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World Building 101: The Best Laid Plans, Part One

Planning your adventures and your campaign as a whole are two very important tasks that every DM must undertake, and every DM must find a way to do so that feels comfortable to them. In nearly 20 years of playing I have seen all manner of techniques for planning, and I have learned that a tool that works wonders for one DM may not work at all for another. Defining your campaign and the adventures you plan within it can be a major undertaking, and the aspects of the campaign world you choose to emphasize can be affected by what the needs of the game you choose to run within it are.

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World Building 101: The One About Monsters

One of the most fun things about D&D and other roleplaying games is and has always been facing a wide variety of horrible and imaginative creatures. Monsters have been inspired by folklore and legends (such as vampires, dragons or minotaurs,) by works of genre fiction (such as orcs, or all manner of Lovecraftian horrors,) or from the twisted minds of game designers or DMs (Beholders, mind-flayers, and rust-monsters). Regardless of their origins, players love to encounter new and exciting creatures to outwit, outfight, or outmaneuver, and DMs love to pit their friends up against strange and imaginative creatures.

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World Building 101: Another Day at the Races

Several months ago I discussed player character races, largely in terms of choosing which races exist in your setting and how they might differ from the bog-standard versions described in the core books. Today’s article will revisit that topic from a slightly different angle—I’d like to take a closer look at creating your own races specifically for the campaign world your game is set in.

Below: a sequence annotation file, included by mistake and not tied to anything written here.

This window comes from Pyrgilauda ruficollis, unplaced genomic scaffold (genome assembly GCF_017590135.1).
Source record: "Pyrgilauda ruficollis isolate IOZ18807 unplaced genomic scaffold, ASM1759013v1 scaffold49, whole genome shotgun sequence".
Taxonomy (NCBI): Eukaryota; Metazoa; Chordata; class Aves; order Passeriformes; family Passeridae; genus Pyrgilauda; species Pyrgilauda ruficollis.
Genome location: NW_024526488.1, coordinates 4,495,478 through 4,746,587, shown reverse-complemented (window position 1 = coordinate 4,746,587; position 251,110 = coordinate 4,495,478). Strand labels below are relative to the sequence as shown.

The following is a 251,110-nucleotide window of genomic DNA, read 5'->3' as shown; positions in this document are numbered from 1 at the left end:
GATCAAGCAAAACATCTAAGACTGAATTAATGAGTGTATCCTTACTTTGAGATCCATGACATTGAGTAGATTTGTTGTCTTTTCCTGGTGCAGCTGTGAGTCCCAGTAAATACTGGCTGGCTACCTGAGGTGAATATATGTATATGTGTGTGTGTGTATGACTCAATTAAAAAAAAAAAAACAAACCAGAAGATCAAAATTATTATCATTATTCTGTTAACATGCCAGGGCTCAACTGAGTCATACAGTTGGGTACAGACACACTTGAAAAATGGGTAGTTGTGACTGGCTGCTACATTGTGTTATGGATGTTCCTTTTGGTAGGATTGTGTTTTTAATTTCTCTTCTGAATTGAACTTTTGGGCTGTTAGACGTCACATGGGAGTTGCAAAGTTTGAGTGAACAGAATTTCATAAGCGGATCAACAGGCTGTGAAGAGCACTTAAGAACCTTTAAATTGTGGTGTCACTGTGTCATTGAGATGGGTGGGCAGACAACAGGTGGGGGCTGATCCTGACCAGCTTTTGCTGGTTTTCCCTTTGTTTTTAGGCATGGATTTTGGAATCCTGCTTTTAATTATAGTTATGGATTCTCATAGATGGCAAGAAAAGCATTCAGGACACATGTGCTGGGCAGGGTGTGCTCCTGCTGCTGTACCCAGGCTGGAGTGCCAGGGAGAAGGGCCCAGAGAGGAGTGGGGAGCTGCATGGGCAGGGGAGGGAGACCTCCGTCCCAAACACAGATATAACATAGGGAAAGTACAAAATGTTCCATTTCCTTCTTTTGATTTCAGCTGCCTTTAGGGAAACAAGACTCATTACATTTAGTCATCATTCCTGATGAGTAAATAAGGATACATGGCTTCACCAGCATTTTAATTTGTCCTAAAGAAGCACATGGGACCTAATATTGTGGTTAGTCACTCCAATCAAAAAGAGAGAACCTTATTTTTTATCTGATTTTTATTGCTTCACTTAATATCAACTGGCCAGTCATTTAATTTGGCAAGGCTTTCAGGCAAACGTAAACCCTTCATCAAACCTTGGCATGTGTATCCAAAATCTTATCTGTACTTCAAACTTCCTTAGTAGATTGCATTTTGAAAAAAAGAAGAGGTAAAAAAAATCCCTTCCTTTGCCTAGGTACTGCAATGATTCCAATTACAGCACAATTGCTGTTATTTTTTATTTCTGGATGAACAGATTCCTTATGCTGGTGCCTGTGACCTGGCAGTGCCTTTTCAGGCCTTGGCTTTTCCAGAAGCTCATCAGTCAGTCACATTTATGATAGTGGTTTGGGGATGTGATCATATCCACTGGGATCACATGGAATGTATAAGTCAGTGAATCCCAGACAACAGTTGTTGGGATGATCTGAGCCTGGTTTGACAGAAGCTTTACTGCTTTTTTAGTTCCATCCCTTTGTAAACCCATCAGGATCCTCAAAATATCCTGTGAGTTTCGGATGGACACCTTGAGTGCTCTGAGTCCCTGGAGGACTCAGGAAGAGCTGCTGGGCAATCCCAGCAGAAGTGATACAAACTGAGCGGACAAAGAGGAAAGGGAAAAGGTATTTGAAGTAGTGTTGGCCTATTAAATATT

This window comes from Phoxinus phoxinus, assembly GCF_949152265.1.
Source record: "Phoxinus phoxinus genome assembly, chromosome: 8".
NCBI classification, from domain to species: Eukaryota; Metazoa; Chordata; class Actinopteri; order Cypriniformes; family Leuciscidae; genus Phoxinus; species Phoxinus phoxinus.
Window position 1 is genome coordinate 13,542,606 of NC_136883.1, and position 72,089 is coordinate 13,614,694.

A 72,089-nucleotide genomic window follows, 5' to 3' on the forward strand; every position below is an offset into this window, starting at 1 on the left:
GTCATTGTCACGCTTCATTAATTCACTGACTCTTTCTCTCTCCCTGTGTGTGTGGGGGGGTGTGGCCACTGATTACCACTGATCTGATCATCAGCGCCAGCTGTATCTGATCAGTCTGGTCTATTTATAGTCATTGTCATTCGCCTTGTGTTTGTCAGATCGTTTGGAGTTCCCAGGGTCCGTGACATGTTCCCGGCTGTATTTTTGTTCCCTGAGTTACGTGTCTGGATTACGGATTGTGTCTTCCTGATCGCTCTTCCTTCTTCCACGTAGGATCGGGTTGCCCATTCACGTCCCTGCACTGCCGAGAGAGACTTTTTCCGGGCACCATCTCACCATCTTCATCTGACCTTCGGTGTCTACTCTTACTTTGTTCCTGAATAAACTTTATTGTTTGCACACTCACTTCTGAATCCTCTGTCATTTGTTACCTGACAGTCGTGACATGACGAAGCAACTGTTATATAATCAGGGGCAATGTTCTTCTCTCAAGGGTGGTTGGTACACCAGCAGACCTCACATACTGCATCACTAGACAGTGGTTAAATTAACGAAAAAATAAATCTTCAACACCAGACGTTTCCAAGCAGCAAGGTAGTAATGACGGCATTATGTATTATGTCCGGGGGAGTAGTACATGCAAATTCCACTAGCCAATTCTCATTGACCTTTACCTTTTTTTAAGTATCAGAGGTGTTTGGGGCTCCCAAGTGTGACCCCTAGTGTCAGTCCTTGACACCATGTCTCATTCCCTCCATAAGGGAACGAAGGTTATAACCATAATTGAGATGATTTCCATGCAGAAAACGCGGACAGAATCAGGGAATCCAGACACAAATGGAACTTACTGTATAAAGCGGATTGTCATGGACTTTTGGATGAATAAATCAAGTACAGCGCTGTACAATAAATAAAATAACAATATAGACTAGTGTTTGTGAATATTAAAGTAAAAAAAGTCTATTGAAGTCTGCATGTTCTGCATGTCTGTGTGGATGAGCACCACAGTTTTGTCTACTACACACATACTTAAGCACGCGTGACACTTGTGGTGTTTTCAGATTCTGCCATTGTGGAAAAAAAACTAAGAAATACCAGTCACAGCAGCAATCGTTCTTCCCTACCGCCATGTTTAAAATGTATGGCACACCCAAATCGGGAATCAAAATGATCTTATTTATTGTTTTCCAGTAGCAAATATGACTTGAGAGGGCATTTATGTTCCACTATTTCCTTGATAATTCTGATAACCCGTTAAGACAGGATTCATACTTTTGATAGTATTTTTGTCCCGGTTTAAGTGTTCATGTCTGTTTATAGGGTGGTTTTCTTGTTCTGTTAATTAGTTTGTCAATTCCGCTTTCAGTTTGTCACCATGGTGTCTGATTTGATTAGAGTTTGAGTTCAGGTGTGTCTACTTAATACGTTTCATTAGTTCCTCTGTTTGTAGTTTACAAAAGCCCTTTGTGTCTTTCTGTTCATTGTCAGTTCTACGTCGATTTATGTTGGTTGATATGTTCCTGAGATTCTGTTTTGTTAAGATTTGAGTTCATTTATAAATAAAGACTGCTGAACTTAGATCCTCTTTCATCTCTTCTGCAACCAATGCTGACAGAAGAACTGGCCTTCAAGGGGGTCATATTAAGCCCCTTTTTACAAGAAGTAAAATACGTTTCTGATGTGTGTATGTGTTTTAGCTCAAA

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World Building 101: Getting the Most From Your Players

Previous discussions in this column have explored collaborating with your players on world-building efforts, mostly through character backgrounds and attentiveness to cues in their roleplaying. Not every player wants the same experience out of an RPG, though, which can lead to problems if the player character questionnaire is the only venue by which you obviously invite player collaboration in the world building process. Perhaps one of your players doesn’t really feel all that comfortable in the spotlight, preferring to take a supporting role; the questionnaire as a tool for drawing out that player’s collaboration can fall short, then, especially if it contains mostly questions about the character’s specific background. But what if that player has other areas in which they can assist in world-building?